With regard to item (a) of agenda, Antarctic whaling season: British with the support of Norwegians proposed that the first season after termination of hostilities in Europe should extend from November 24 to March 24 inclusive. Representatives of other countries (except your delegate who abstained from any view) indicated either support for the proposal or lack of active interest. Several referred to the importance of the extension being only for a limited period.

Item (b), use of back-meat: the discussion was limited and general but there appeared to be no objection to some relaxation of existing provisions.

Item (c), reduction of size limit for sperm whale: there was general agreement that it would be a retrogressive step to reduce the size limit for sperm whales from 35 to 30 feet though Canadians were prepared to accept reduction if war interests demanded.

Item (d), protection of humpbacks: Chairman proposed that the embargo on humpbacks should be re-introduced and this was supported by all representatives present.

Item (e), use of factory ships elsewhere after close of Antarctic season: Norwegian representative expressed view that it would be a mistake to permit such use for taking baleen whales even in the Arctic. (In this connection it was pointed out that this restriction does not apply to use of factory ships to take toothed whales.) The Australian representative appeared to be interested in some expansion of whaling in Australian waters to meet needs for more oil but was obviously much impressed by statement by Mackintosh, the British expert, that stocks of humpbacks in that area were so much reduced that, in his opinion, the unrestricted operation of three factory ships off west Australia would ruin stocks of humpbacks in 2 years’ time. The discussion under this item was brief and inconclusive though its trend was generally in favor of continued restriction on the use of factory ships in non-Antarctic waters.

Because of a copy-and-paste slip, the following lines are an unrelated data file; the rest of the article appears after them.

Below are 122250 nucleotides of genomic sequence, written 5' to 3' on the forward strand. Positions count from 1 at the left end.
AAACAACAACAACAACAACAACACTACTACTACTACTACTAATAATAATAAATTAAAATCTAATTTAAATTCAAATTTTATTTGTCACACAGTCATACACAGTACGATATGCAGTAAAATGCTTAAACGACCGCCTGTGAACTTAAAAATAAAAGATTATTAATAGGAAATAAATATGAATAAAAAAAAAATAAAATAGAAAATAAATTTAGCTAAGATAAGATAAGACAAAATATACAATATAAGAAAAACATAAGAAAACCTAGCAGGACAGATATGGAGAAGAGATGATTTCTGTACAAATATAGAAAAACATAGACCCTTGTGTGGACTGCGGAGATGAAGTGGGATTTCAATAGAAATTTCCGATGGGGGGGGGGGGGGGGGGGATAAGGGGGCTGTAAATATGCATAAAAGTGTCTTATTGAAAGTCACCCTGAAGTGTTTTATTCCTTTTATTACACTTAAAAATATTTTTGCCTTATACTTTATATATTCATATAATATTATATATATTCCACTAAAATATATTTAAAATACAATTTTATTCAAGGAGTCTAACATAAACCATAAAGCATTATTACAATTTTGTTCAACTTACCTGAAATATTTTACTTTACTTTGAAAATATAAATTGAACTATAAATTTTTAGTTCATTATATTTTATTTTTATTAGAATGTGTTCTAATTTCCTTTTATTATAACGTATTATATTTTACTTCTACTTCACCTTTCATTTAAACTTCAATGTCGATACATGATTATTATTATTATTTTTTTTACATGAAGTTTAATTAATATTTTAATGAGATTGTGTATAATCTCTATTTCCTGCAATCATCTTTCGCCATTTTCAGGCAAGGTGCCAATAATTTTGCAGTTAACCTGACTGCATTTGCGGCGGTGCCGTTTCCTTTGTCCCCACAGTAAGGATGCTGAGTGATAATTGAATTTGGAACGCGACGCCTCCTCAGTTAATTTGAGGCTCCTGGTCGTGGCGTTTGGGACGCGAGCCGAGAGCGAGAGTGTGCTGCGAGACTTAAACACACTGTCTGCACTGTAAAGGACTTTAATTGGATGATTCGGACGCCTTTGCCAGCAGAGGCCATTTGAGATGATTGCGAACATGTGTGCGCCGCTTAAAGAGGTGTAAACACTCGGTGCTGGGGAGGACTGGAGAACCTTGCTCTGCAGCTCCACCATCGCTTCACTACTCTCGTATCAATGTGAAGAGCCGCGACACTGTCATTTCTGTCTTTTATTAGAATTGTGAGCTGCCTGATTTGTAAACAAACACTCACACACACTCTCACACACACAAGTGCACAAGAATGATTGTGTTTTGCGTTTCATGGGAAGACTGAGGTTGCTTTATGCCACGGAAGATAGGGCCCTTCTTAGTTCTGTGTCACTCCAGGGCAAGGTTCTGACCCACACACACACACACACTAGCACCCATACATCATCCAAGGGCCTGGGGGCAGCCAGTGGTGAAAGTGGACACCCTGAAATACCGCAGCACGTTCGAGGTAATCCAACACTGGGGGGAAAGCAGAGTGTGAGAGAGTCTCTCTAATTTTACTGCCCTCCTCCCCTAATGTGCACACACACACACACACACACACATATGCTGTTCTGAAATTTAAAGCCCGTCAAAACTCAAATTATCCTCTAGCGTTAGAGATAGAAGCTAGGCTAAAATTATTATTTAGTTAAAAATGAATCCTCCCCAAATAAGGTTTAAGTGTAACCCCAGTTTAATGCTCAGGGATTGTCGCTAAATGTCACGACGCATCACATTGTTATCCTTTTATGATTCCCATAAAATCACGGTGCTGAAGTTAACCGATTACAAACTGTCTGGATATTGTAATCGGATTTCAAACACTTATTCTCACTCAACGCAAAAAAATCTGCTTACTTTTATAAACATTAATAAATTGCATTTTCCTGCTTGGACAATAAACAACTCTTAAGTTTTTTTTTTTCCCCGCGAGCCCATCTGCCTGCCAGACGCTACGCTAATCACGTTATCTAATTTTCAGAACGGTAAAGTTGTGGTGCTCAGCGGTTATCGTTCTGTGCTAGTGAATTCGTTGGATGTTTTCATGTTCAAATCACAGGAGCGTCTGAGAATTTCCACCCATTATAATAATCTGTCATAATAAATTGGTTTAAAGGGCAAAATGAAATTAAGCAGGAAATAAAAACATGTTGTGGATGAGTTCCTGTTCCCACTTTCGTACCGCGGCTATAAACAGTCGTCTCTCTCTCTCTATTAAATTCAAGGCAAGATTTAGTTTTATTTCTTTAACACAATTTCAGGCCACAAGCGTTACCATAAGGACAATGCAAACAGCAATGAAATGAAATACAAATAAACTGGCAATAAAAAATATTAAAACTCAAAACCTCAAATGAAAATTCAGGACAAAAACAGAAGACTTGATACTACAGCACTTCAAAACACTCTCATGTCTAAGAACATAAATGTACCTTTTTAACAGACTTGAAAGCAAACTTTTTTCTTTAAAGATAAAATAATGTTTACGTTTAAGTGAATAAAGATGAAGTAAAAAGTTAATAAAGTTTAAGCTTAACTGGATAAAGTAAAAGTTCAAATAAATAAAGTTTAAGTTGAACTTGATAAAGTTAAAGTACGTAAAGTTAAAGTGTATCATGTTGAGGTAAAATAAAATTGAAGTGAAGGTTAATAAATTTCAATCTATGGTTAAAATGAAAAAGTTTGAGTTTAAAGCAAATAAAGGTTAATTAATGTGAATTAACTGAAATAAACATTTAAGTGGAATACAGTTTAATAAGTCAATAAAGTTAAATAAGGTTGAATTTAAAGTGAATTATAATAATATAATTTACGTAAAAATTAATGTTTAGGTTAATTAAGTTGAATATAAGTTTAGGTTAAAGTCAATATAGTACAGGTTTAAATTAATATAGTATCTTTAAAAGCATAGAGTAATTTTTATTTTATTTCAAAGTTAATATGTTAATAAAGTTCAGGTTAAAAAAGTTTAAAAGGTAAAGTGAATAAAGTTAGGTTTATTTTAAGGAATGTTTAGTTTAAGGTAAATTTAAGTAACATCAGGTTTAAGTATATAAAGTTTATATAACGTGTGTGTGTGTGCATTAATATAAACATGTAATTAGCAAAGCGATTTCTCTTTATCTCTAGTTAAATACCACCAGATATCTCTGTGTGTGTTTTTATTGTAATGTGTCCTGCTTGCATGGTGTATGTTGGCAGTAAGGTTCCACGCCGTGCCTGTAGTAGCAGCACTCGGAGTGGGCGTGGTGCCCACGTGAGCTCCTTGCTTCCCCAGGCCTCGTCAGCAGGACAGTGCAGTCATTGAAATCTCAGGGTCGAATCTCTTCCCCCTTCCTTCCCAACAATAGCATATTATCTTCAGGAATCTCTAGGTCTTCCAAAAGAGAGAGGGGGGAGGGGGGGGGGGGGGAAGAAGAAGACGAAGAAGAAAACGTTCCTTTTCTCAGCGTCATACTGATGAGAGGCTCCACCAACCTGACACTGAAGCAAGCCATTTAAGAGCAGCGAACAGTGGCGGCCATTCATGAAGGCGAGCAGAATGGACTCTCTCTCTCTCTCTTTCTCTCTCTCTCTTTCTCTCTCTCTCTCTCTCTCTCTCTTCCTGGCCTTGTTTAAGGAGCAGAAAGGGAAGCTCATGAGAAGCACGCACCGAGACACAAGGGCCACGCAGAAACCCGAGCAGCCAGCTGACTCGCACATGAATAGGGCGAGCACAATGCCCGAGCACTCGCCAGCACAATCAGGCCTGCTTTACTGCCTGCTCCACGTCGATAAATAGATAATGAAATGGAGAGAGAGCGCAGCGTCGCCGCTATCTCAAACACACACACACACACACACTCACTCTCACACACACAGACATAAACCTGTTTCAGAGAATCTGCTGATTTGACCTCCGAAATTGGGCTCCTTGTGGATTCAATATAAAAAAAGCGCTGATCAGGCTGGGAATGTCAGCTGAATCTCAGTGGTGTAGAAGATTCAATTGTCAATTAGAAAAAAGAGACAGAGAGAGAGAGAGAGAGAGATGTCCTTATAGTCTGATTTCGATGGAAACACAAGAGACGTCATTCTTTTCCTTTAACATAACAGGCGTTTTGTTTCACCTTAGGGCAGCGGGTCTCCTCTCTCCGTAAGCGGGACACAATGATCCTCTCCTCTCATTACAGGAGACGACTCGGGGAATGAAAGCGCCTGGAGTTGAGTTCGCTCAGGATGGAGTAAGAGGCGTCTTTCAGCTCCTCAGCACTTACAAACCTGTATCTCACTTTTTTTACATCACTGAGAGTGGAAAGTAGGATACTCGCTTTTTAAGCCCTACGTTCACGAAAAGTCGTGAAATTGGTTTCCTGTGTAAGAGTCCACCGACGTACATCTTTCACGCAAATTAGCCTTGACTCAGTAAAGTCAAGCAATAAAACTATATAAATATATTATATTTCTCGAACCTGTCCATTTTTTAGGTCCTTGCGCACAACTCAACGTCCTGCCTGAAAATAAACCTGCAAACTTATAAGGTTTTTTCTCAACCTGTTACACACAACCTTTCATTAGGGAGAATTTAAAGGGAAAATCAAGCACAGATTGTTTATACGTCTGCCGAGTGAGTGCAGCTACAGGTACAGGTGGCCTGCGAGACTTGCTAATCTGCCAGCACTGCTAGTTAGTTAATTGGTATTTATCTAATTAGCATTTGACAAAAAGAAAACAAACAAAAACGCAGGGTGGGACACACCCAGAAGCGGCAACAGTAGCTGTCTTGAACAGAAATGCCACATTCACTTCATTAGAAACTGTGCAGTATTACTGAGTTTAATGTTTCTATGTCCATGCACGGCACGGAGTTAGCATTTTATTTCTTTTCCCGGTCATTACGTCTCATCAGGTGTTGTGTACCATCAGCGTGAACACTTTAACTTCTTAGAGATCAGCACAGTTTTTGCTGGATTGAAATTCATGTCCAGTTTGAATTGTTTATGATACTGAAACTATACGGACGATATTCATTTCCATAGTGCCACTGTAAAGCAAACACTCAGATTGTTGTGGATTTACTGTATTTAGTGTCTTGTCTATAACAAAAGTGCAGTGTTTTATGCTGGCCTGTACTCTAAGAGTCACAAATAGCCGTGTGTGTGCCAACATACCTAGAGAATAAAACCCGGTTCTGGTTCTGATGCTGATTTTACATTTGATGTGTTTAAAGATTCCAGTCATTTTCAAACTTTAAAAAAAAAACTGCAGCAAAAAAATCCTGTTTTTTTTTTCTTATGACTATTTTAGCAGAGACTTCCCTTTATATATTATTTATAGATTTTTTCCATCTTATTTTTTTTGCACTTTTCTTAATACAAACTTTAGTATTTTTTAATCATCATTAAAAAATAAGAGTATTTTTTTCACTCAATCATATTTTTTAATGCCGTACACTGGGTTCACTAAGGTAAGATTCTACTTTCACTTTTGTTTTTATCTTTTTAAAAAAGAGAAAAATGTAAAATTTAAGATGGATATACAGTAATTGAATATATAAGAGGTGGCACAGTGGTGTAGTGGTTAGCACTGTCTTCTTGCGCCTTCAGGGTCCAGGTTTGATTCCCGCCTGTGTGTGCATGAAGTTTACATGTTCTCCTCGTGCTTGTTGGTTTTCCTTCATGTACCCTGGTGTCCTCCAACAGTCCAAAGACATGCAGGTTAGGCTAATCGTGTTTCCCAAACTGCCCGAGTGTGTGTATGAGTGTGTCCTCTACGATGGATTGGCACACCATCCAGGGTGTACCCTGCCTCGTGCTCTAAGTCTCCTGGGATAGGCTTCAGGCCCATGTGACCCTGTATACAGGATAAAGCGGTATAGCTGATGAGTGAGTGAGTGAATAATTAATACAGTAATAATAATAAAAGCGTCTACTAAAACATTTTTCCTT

A desire for information on the current whale oil position i.e. stocks, current consumption and future requirements was expressed [Page 936] by several representatives and the Chairman stated that Maud8 of Ministry of Food would be asked to make such a statement to the Conference when it next met.

2. Final items on agenda (1) question of limitation of total catch and (2) other business were deferred until next meeting.

Our chief impressions of the opening meeting were: (1) that British Delegation wishes to relax conservation measures only to such extent as is necessary to meet Ministry of Food’s minimum needs for oil, (2) that British are anxious to maintain common front with Norwegians and seem disposed to join with them in due course in support of limitation on catch.

Kindly note that instructions regarding form in which results of Conference shall be recorded may be required.

Winant
  1. A. T. A. Dobson, Fisheries Secretary, British Ministry of Agriculture and Fisheries.
  2. John P. R. Maud, Second Secretary of the British Ministry of Food.